African Legal Support Facility – Power Africa Partnership

29/11/2016
Africa’s power deficit is considered one of the biggest inhibitors to the Continent’s economic progress.  Much effort is being made to accelerate access to power.
 
Many African countries are initiating projects with their first Independent Power Producer. These involve complex negotiations which governments may not have the relevant experience or expertise to conduct. The complexity is compounded by the lack of capacity, inadequate legal frameworks, and a framework of reference
 
It is unsurprising therefore, that advisory services in the power sector make up almost 40 percent of the Facility’s work.  As such, alliances with development partners focused on this area have become an increasing priority.
 
In May 2014, the African Legal Support Facility (ALSF) entered into a partnership with the United States Government, through USAID and its Power Africa Initiative, to support African Governments negotiating contracts in the energy sector.
 
This successful partnership facilitates the engagement of specialized international legal counsel and national counsel to work with government officials to navigate the negotiation process.  Since 2014, Power Africa funding has supported and continues to support ALSF projects in a number of countries including Ethiopia, Senegal, Benin and Sierra Leone. Whilst the identification of projects in which the ALSF can offer assistance remains an invaluable element of this partnership the relationship goes beyond that, cultivating its unique nature.
 
In addition to the advisory services, the collaboration has led to capacity building initiatives and the development of a series of knowledge management tools to expedite and complement the  mutual goals of addressing 




English

29/11/2016
Africa’s power deficit is considered one of the biggest inhibitors to the Continent’s economic progress.  Much effort is being made to accelerate access to power.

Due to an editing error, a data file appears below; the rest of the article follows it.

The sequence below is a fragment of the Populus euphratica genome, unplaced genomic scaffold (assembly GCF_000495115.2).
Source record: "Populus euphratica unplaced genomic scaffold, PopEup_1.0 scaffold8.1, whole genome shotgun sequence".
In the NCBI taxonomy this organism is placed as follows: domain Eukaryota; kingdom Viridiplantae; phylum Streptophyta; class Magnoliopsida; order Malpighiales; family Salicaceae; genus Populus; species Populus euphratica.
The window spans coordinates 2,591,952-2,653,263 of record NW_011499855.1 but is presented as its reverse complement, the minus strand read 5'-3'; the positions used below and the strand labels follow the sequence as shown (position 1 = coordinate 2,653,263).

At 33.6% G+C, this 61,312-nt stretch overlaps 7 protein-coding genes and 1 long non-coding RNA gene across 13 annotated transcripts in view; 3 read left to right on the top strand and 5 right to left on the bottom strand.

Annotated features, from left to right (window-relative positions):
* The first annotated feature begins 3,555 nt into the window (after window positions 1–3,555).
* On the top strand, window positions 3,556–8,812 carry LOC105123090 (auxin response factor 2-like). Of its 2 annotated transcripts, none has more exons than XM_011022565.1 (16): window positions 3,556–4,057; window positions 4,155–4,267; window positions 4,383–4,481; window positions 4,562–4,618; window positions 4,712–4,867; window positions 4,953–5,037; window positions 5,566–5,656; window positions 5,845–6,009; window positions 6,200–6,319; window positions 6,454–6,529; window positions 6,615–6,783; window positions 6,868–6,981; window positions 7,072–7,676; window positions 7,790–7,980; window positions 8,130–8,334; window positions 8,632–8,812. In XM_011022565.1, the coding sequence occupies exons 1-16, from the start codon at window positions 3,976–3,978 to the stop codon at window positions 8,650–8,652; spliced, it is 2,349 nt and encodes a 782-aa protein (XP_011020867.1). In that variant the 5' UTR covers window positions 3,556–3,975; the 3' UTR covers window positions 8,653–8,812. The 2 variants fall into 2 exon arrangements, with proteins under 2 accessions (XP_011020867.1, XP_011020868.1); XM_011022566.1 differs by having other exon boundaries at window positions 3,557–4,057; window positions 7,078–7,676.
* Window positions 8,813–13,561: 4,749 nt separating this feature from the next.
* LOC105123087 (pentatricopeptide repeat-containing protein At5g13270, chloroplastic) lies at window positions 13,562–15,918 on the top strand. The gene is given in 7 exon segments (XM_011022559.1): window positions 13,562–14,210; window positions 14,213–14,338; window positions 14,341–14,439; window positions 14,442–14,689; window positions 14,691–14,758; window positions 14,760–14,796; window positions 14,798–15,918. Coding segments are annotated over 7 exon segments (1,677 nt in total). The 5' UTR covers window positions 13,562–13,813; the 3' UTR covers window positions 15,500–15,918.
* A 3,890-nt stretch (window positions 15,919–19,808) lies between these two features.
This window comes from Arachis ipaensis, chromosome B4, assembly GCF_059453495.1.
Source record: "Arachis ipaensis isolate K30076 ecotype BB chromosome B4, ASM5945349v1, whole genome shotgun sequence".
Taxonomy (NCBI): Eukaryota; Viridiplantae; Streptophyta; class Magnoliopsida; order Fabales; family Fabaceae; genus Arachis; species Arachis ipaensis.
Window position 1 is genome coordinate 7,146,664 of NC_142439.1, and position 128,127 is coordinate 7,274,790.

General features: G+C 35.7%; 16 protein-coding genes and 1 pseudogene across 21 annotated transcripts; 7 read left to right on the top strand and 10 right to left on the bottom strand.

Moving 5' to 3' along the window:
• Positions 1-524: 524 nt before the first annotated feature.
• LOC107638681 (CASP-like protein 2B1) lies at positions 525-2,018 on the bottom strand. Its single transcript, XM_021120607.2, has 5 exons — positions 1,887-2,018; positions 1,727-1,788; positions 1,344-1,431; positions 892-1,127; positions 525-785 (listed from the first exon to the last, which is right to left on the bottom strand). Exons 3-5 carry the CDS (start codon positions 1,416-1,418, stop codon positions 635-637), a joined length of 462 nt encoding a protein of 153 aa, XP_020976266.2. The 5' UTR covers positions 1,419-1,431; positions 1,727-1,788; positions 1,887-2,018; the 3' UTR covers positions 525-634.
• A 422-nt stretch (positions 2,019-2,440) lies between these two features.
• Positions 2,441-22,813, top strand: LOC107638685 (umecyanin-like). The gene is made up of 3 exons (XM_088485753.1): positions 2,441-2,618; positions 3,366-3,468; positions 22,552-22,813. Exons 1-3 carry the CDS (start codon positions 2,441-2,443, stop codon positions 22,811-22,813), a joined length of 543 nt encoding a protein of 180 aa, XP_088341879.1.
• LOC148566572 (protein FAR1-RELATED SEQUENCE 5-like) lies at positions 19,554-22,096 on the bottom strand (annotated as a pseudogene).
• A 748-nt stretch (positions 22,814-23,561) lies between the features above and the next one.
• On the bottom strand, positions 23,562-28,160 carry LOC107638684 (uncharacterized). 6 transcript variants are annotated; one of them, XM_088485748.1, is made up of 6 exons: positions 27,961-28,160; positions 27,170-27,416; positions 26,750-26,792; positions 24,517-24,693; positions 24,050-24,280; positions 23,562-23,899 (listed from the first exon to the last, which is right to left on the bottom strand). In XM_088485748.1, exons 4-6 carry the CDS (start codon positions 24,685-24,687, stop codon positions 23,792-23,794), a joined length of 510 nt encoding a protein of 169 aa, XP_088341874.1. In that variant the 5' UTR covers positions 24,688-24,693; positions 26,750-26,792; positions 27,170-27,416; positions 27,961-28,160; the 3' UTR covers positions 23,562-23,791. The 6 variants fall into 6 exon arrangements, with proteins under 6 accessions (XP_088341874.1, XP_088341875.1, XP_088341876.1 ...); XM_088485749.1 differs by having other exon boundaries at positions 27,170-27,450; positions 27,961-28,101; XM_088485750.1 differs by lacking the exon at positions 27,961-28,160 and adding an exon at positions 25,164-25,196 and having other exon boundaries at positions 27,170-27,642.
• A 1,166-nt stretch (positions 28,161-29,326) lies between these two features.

Many African countries are initiating projects with their first Independent Power Producer. These involve complex negotiations which governments may not have the relevant experience or expertise to conduct. The complexity is compounded by the lack of capacity, inadequate legal frameworks, and a framework of reference
 
It is unsurprising therefore, that advisory services in the power sector make up almost 40 percent of the Facility’s work.  As such, alliances with development partners focused on this area have become an increasing priority.
 
In May 2014, the African Legal Support Facility (ALSF) entered into a partnership with the United States Government, through USAID and its Power Africa Initiative, to support African Governments negotiating contracts in the energy sector.
 
This successful partnership facilitates the engagement of specialized international legal counsel and national counsel to work with government officials to navigate the negotiation process.  Since 2014, Power Africa funding has supported and continues to support ALSF projects in a number of countries including Ethiopia, Senegal, Benin and Sierra Leone. Whilst the identification of projects in which the ALSF can offer assistance remains an invaluable element of this partnership the relationship goes beyond that, cultivating its unique nature.
 
In addition to the advisory services, the collaboration has led to capacity building initiatives and the development of a series of knowledge management tools to expedite and complement the  mutual goals of addressing 

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